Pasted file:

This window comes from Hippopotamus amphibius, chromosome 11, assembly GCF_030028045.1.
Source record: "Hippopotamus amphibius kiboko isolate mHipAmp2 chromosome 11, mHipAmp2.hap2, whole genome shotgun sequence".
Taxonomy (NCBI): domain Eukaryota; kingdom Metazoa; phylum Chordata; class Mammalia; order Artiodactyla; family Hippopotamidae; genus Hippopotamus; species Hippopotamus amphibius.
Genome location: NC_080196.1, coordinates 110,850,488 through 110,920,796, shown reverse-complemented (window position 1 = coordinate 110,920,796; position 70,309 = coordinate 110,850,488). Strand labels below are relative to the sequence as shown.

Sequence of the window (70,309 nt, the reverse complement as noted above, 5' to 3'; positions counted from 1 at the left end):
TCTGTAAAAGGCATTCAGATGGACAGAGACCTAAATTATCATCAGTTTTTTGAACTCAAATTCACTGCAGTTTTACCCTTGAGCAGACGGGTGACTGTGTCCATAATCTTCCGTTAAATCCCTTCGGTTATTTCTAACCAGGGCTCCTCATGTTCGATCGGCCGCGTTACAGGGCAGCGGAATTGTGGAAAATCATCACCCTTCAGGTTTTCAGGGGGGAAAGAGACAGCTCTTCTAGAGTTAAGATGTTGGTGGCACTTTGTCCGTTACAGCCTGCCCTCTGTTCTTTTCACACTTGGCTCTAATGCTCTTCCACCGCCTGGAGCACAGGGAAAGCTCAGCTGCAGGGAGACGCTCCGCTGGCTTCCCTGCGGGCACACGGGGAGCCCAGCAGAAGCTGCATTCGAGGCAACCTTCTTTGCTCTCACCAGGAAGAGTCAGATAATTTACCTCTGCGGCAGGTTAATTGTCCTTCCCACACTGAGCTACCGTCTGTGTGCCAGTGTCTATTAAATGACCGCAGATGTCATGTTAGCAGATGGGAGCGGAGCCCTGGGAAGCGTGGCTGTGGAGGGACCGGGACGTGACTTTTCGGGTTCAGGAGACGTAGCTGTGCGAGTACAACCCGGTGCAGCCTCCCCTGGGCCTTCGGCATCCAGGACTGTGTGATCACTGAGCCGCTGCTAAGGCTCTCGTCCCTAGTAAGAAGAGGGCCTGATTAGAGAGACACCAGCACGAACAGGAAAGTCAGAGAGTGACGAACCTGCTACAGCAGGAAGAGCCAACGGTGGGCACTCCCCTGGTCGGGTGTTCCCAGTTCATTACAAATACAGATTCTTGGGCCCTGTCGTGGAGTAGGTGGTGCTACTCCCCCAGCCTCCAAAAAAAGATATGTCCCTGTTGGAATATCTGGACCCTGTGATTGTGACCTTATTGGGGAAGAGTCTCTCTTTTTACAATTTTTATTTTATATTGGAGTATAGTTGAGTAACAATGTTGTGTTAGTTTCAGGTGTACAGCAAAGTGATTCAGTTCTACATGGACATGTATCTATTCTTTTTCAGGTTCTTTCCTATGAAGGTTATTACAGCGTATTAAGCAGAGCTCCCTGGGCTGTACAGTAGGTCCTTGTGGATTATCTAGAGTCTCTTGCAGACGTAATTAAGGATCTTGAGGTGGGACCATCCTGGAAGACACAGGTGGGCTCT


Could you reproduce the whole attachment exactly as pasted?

This window comes from Hippopotamus amphibius, chromosome 11, assembly GCF_030028045.1.
Source record: "Hippopotamus amphibius kiboko isolate mHipAmp2 chromosome 11, mHipAmp2.hap2, whole genome shotgun sequence".
Taxonomy (NCBI): domain Eukaryota; kingdom Metazoa; phylum Chordata; class Mammalia; order Artiodactyla; family Hippopotamidae; genus Hippopotamus; species Hippopotamus amphibius.
Genome location: NC_080196.1, coordinates 110,850,488 through 110,920,796, shown reverse-complemented (window position 1 = coordinate 110,920,796; position 70,309 = coordinate 110,850,488). Strand labels below are relative to the sequence as shown.

Sequence of the window (70,309 nt, the reverse complement as noted above, 5' to 3'; positions counted from 1 at the left end):
TCTGTAAAAGGCATTCAGATGGACAGAGACCTAAATTATCATCAGTTTTTTGAACTCAAATTCACTGCAGTTTTACCCTTGAGCAGACGGGTGACTGTGTCCATAATCTTCCGTTAAATCCCTTCGGTTATTTCTAACCAGGGCTCCTCATGTTCGATCGGCCGCGTTACAGGGCAGCGGAATTGTGGAAAATCATCACCCTTCAGGTTTTCAGGGGGGAAAGAGACAGCTCTTCTAGAGTTAAGATGTTGGTGGCACTTTGTCCGTTACAGCCTGCCCTCTGTTCTTTTCACACTTGGCTCTAATGCTCTTCCACCGCCTGGAGCACAGGGAAAGCTCAGCTGCAGGGAGACGCTCCGCTGGCTTCCCTGCGGGCACACGGGGAGCCCAGCAGAAGCTGCATTCGAGGCAACCTTCTTTGCTCTCACCAGGAAGAGTCAGATAATTTACCTCTGCGGCAGGTTAATTGTCCTTCCCACACTGAGCTACCGTCTGTGTGCCAGTGTCTATTAAATGACCGCAGATGTCATGTTAGCAGATGGGAGCGGAGCCCTGGGAAGCGTGGCTGTGGAGGGACCGGGACGTGACTTTTCGGGTTCAGGAGACGTAGCTGTGCGAGTACAACCCGGTGCAGCCTCCCCTGGGCCTTCGGCATCCAGGACTGTGTGATCACTGAGCCGCTGCTAAGGCTCTCGTCCCTAGTAAGAAGAGGGCCTGATTAGAGAGACACCAGCACGAACAGGAAAGTCAGAGAGTGACGAACCTGCTACAGCAGGAAGAGCCAACGGTGGGCACTCCCCTGGTCGGGTGTTCCCAGTTCATTACAAATACAGATTCTTGGGCCCTGTCGTGGAGTAGGTGGTGCTACTCCCCCAGCCTCCAAAAAAAGATATGTCCCTGTTGGAATATCTGGACCCTGTGATTGTGACCTTATTGGGGAAGAGTCTCTCTTTTTACAATTTTTATTTTATATTGGAGTATAGTTGAGTAACAATGTTGTGTTAGTTTCAGGTGTACAGCAAAGTGATTCAGTTCTACATGGACATGTATCTATTCTTTTTCAGGTTCTTTCCTATGAAGGTTATTACAGCGTATTAAGCAGAGCTCCCTGGGCTGTACAGTAGGTCCTTGTGGATTATCTAGAGTCTCTTGCAGACGTAATTAAGGATCTTGAGGTGGGACCATCCTGGAAGACACAGGTGGGCTCT